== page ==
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Sharia law in Britian


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For those who were concerned about Archbishop of Canterbury's comments found this on the Beeb


Q and A: Sharia law explained


What is Sharia?


Sharia law is Islam's legal system. It is derived from both the Koran, as the word of God, and the example of the life of the prophet Mohammed.

But Sharia differs in one very important and significant way to the legal traditions of the Western world: it governs, or at least informs, every aspect of the life of a Muslim.


What does it cover?


Western law confines itself largely to matters relating to crime, contract, civil relationships and individual rights.

Sharia is however concerned with more. Sharia rulings have been developed to help Muslims understand how they should lead every aspect of their lives according to God's wishes.


What does it cover in practice?


All sorts of things in daily life. For example, many young Muslims ask themselves what they should do if colleagues invite them to the pub after work or college.

Many people would of course make up their own mind about the appropriate course of action. But others may turn to a Sharia scholar for advice.

So Sharia covers a lot of very mundane and banal daily issues where observant Muslims want to ensure they act within the legal framework of their faith.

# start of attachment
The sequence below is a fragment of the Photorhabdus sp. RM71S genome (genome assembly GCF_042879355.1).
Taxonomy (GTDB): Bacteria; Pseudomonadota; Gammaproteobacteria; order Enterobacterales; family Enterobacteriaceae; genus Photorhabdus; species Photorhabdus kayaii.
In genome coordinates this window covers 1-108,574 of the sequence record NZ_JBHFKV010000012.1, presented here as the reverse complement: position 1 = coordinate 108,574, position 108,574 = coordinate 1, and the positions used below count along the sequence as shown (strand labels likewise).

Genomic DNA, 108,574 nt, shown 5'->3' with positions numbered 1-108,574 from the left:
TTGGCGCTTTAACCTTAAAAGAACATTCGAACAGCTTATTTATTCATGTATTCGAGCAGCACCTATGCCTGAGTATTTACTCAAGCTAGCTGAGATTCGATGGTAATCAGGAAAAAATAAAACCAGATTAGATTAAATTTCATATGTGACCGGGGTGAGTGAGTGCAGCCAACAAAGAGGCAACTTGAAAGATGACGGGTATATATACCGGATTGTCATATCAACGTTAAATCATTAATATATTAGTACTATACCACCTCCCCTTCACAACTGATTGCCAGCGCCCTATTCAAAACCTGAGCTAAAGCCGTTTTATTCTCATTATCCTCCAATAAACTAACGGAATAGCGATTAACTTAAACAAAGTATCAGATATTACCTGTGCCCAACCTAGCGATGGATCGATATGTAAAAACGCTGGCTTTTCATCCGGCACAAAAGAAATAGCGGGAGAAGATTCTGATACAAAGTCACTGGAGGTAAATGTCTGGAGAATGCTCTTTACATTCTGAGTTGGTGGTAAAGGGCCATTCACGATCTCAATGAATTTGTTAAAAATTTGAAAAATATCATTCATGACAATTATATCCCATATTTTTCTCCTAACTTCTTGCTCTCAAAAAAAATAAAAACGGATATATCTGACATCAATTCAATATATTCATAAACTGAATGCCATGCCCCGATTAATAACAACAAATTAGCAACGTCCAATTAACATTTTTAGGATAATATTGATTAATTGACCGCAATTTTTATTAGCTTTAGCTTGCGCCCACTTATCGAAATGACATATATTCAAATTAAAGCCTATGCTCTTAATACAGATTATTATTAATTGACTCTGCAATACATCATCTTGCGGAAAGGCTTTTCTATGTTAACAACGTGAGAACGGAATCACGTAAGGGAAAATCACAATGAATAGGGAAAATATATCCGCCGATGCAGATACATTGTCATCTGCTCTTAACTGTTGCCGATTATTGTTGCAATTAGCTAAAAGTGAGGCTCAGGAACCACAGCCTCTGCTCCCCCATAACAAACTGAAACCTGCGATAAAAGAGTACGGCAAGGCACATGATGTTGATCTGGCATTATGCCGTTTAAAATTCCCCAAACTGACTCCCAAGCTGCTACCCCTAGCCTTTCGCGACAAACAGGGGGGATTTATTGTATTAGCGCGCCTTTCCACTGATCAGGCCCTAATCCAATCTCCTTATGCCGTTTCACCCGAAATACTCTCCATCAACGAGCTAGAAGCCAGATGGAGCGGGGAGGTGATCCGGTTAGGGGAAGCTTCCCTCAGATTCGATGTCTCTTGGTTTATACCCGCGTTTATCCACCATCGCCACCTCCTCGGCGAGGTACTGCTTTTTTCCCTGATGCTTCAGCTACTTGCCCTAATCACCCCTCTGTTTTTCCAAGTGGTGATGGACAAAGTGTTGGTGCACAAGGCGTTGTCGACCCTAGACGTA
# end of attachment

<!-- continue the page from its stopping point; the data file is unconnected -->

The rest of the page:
So how are rulings made?


Like any legal system, Sharia is complex and its practice is entirely reliant on the quality and training of experts.

There are different schools of thought, which consequently lead to different rulings.

Scholars spend decades studying the law and, like with Western law, an expert on one aspect of Sharia is no means the authority on another.

Islamic jurists issue guidance and rulings. Guidance that is considered a formal legal ruling is called a Fatwa.


Do people go to court?


Sharia courts exist in both the Muslim world and in the Western world.

In the Muslim world the criminal courts and their punishments are of course drawn from the rules of Sharia.

In the West, Muslim communities have established Sharia courts to largely deal with family or business disputes.

The internet has become a popular way of seeking a ruling with scholars. Some of the guidance to Muslims in the west which has been considered most outlandish has come from these sources, particularly where the scholar has no knowledge of the realities of western life.


Why is Sharia mentioned in the same breath as public executions?


Of all the issues around Islamic law, this remains the most controversial in Western eyes - and its presentation the most infuriating for Muslims.

Muslims say the Western world misrepresents Sharia by focusing on beheadings in Saudi Arabia and other gruesome punishments. The equivalent, they say, would be a debate about the history of Western law focused on America's electric chair.

Some modern Muslim scholars say that while Sharia includes provisions for capital and corporal punishment, getting to that stage is in fact quite difficult.

The most famous Muslim thinker in Europe, Tariq Ramadan, has called for a moratorium on these penalties in the Muslim world.